March 02, 2021
Already uncommon, systemic cancer therapy for nursing home patients with advanced non-small cell lung cancer (NSCLC) is even less likely when patients have limitations that interfere with self-care, according to a study published online ahead of print in the Journal of Geriatric Oncology.
The finding stems from an investigation involving 3174 nursing home residents in the United States with advanced NSCLC.
Within 3 months of diagnosis, just 13.1% of patients received systemic cancer therapies, researchers found.
The study also identified a strong negative association between various disabilities in activities of daily living (ADL) and cancer therapy. Odds ratios of receiving cancer treatment per specific ADL disability areas were 0.52 for dressing, 0.52 for toileting, 0.48 for personal hygiene, 0.51 for transfers, 0.55 for bed mobility, 0.57 for locomotion, and 0.45 for eating.
Compared with no ADL disability, odds ratios for chemotherapy treatment per number of ADL disabilities were 0.95 for one or two ADL disabilities, 0.81 for three or four ADL disabilities, and 0.43 for five to seven ADL disabilities.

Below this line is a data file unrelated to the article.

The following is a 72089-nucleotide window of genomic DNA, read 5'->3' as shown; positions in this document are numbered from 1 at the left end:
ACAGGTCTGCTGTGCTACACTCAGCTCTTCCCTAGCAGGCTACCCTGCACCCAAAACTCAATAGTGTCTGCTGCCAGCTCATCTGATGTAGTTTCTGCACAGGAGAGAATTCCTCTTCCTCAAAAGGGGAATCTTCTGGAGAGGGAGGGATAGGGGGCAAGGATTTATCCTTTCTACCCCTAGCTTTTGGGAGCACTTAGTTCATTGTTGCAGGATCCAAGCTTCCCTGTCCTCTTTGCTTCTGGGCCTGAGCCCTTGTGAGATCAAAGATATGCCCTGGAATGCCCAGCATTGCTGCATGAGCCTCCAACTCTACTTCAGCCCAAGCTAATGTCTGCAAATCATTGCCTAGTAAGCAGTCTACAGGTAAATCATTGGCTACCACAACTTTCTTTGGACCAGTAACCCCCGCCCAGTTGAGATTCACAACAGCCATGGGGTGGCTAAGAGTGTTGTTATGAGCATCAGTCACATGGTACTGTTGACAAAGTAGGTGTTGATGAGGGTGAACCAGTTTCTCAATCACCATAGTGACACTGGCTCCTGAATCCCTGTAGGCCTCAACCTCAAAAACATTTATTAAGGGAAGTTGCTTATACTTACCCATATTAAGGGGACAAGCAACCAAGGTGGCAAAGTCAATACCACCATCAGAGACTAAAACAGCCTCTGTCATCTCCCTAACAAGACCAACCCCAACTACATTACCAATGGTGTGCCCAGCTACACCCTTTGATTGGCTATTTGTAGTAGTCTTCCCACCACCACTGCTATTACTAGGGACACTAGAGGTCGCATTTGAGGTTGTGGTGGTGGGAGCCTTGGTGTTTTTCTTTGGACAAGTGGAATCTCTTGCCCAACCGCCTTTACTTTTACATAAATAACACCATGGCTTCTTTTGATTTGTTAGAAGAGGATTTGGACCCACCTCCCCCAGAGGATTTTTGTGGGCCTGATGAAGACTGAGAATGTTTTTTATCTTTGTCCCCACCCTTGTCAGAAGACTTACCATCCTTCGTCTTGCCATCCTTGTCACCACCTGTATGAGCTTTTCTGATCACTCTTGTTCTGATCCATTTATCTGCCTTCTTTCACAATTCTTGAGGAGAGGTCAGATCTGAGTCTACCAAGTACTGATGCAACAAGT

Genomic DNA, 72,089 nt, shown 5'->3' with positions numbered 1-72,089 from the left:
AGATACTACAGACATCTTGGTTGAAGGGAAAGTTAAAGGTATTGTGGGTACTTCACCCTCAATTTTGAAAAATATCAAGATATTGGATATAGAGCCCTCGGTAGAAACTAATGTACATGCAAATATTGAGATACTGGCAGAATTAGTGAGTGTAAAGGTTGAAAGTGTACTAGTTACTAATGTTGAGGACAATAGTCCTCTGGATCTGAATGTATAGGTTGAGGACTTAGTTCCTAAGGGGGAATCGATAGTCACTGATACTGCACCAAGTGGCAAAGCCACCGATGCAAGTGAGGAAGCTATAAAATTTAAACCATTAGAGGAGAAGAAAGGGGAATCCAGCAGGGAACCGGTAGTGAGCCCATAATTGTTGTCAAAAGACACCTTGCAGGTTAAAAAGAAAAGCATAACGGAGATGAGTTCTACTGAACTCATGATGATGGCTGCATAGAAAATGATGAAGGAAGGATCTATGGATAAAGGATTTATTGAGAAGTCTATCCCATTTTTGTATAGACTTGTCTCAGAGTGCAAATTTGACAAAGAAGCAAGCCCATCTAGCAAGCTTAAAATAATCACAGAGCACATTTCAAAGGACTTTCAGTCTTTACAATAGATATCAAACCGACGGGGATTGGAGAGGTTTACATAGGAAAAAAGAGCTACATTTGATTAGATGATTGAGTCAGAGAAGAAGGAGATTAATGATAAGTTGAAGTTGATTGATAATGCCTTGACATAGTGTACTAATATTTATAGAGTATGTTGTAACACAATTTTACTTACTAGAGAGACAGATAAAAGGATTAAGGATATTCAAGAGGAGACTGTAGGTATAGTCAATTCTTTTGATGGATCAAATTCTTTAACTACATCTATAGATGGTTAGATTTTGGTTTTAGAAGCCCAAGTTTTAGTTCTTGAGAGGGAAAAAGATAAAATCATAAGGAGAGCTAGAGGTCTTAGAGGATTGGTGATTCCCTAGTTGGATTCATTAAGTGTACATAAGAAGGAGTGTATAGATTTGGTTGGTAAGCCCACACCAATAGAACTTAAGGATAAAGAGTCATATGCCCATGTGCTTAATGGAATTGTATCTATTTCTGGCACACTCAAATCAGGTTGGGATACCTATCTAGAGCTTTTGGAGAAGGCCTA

“Systemic cancer therapy is not commonly used in this population,” researchers reported, “and is strongly predicted by disability in self-care tasks.”
Panagiotou OA, Keeney T, Ogarek JA, Wulff-Burchfield E, Olszewski AJ, Bélanger E. Prevalence of functional limitations and their associations with systemic cancer therapy among older adults in nursing homes with advanced non-small cell lung cancer [published online ahead of print, 2021 Feb 17]. J Geriatr Oncol. 2021;S1879-4068(21)00016-3. doi:10.1016/j.jgo.2021.02.007